Paris in the Springtime, part I

By | April 8, 2010

We are all about creating positive memories with and for our kids. 
While we´ve tried to be intentional with this all along, the urgency has increased since my close call with the long dirt nap in October, 2007.  Now, living with polycythemia vera and Behcet´s disease, I am reminded every day that each healthy moment is a gift that should not be wasted.

Robert cashes in frequent flyer miles and hotel points for our spring break trips.  This is a nice family perq for a job that requires about 50% travel.  We want to expose K & A to the big, beautiful world beyond their hometown.   So off to Paris and Madrid we go!

Alex wants to spend his Euros on croissants and Katrina wants to eat crepes every day (she would also like a pair of fancy stilettos, but we´ll have to see about that).

We arrived in Paris on Saturday, April 3rd and took a taxi to the Hilton Arc de Triomphe.  None of us slept much on the plane, so we took a nap before heading out to explore the town.  It was a rainy day, yet the streets were full of people. 

Here we are at the Arc de Triomphe.  We quickly decided that the Eiffel Tower would be our ¨where´s Waldo¨ of Paris.  We took pics every time we could see the Eiffel Tower in the background.

 

Our first night in Paris, in front of the Eiffel Tower.  Life is good!

Around 10 p.m., we decided to find a place for dinner.  We happened upon a brasserie that seemed off the beaten path (read:  not touristy).  When I said ¨bon soir¨ we were led to a cramped booth and handed a menu in English —  so much for blending in!  The menu included items like bone marrow, chitterlings, and other items that didn´t seem too appetizing to our uncultured palates.  So Robert and the kids opted for dessert and I had a (huge) side dish of haricot vert (green bean salade).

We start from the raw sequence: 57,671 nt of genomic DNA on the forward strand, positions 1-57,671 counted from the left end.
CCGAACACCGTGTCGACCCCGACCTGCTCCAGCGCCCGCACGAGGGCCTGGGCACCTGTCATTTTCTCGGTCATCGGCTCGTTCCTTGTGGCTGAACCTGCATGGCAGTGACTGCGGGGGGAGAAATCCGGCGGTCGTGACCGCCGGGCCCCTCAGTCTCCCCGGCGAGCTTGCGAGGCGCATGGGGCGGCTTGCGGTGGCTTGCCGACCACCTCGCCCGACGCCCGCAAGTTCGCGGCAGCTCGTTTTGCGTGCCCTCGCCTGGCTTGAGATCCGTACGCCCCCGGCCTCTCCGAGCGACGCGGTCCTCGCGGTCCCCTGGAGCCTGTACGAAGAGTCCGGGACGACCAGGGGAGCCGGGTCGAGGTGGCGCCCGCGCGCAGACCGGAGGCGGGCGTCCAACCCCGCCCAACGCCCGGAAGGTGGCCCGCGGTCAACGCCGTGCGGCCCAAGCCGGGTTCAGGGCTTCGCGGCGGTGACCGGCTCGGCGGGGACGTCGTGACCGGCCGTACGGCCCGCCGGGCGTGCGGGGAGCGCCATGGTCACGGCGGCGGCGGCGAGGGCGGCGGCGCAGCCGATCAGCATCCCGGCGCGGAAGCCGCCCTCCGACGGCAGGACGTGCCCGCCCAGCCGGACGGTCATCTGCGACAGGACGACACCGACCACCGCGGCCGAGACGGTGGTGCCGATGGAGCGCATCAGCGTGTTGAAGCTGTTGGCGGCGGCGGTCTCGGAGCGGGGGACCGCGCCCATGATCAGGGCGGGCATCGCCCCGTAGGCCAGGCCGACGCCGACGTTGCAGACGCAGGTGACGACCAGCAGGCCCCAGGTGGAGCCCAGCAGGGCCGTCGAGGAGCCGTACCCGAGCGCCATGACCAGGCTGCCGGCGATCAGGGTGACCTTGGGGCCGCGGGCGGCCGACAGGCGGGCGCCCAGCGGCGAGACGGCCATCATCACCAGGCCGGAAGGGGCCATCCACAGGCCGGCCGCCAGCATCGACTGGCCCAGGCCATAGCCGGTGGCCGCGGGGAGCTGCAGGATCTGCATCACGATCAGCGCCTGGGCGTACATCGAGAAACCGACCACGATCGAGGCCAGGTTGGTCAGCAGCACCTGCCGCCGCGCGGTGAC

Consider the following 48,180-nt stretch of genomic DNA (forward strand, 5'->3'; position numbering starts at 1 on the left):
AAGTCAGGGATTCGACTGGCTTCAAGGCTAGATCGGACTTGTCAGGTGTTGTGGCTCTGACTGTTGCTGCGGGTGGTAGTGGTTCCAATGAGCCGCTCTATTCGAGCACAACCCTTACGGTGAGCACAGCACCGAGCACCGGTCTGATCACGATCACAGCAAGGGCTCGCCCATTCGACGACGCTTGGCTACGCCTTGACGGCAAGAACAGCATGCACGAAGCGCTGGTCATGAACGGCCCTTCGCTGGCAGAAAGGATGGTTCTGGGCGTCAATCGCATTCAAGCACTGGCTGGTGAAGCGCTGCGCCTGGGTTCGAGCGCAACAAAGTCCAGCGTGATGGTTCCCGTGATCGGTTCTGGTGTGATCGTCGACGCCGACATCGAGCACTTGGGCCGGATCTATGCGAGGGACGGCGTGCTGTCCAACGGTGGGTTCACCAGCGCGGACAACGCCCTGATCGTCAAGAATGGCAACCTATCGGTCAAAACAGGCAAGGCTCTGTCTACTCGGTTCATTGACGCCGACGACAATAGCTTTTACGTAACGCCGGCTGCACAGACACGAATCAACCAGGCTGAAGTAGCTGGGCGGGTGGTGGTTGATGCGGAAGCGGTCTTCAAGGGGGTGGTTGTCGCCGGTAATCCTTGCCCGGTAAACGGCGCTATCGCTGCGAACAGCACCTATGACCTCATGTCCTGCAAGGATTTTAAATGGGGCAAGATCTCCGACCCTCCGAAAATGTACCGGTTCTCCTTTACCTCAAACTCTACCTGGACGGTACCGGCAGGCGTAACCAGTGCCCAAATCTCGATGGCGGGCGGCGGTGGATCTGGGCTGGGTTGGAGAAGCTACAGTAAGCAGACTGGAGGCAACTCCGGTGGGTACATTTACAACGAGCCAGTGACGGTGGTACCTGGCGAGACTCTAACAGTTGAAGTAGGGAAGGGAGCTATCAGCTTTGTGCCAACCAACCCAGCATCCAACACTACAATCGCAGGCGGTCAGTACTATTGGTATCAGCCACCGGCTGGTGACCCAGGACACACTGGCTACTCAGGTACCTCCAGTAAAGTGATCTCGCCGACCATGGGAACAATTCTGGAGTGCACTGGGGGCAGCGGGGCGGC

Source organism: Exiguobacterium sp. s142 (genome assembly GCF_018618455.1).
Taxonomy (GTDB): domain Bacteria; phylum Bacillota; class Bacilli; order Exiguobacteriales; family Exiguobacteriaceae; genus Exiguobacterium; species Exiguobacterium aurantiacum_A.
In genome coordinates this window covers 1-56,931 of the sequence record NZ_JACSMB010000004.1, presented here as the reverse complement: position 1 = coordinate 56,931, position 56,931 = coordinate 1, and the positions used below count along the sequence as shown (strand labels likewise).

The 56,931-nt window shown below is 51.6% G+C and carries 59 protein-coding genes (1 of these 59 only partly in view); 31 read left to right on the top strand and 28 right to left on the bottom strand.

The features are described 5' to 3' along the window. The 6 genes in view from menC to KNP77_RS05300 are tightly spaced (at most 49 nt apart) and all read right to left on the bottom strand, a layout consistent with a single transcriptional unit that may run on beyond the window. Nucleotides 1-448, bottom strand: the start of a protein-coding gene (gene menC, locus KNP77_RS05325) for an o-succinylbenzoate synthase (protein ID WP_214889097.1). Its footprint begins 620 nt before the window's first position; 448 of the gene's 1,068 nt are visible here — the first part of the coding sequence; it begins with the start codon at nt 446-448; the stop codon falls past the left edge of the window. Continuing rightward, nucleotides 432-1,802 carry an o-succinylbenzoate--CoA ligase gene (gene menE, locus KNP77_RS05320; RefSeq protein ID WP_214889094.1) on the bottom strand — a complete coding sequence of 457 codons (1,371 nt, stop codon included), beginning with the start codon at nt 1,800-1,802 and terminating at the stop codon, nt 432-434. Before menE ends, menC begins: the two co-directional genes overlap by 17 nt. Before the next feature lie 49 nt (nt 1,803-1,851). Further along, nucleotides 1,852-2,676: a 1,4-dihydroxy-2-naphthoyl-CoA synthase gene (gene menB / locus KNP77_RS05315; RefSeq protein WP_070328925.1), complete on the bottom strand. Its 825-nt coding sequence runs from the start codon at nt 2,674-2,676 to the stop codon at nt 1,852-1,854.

The waitress appreciated my attempts at communicating in French and she wanted the same from K & A.  Alexander tried to explain that he is studying Spanish in school and she was not impressed.  She was good natured, yet firm in getting him to say ¨merci¨ instead of ¨gracias.¨  Katrina did well with her French.

Alex ordered a chocolate dish that included a small scoop of ice cream.  He was cutting into it when she came by and asked him if he liked it (in French, of course).  When he seemed confused, she asked, ¨what´s wrong?  do you want some ketchup?¨  We got a big laugh at her gentle jibe (some think Americans put ketchup on everything).   

With this fun experience, Ketchup became our symbol of being the typical American Tourists.  You will see a small ketchup jar in many of our photos…

Sunday, April 4th, 2010:  Easter Sunday 
The French do not commercialize and over-market the holy day with Easter bunnies and other frivolities as is done in the U.S.   Robert took K & A to le Musee d´Orsay in the early afternoon.
They encountered a brief hail storm (according to them) en route.

The kids said they saw a bunch of very old stuff at the museum.  Oh, I am so proud of their discerning eyes!   Alex enjoyed Van Gogh’s Self Portrait and one of Monet’s many Water Lilies paintings.  Katrina’s favorites were Degas’ statues and ballerina paintings.   Special thanks to the Art teachers over the years who have introduced our kids to the beauty and magic of artistic expression!

That evening, on the way to the Eiffel Tower, Robert was pickpocketed by a young woman on the Metro at the Arc de Triomphe station.  The kids were on the train and Robert was trying to enter the train car but was blocked by a young woman with her arms stretched across two poles.  She kept bumping her back into him and then swirled around and bumped his rear before departing the train just before the doors closed.  He thought her behavior was odd but didn´t realize his wallet was gone until they got off the train.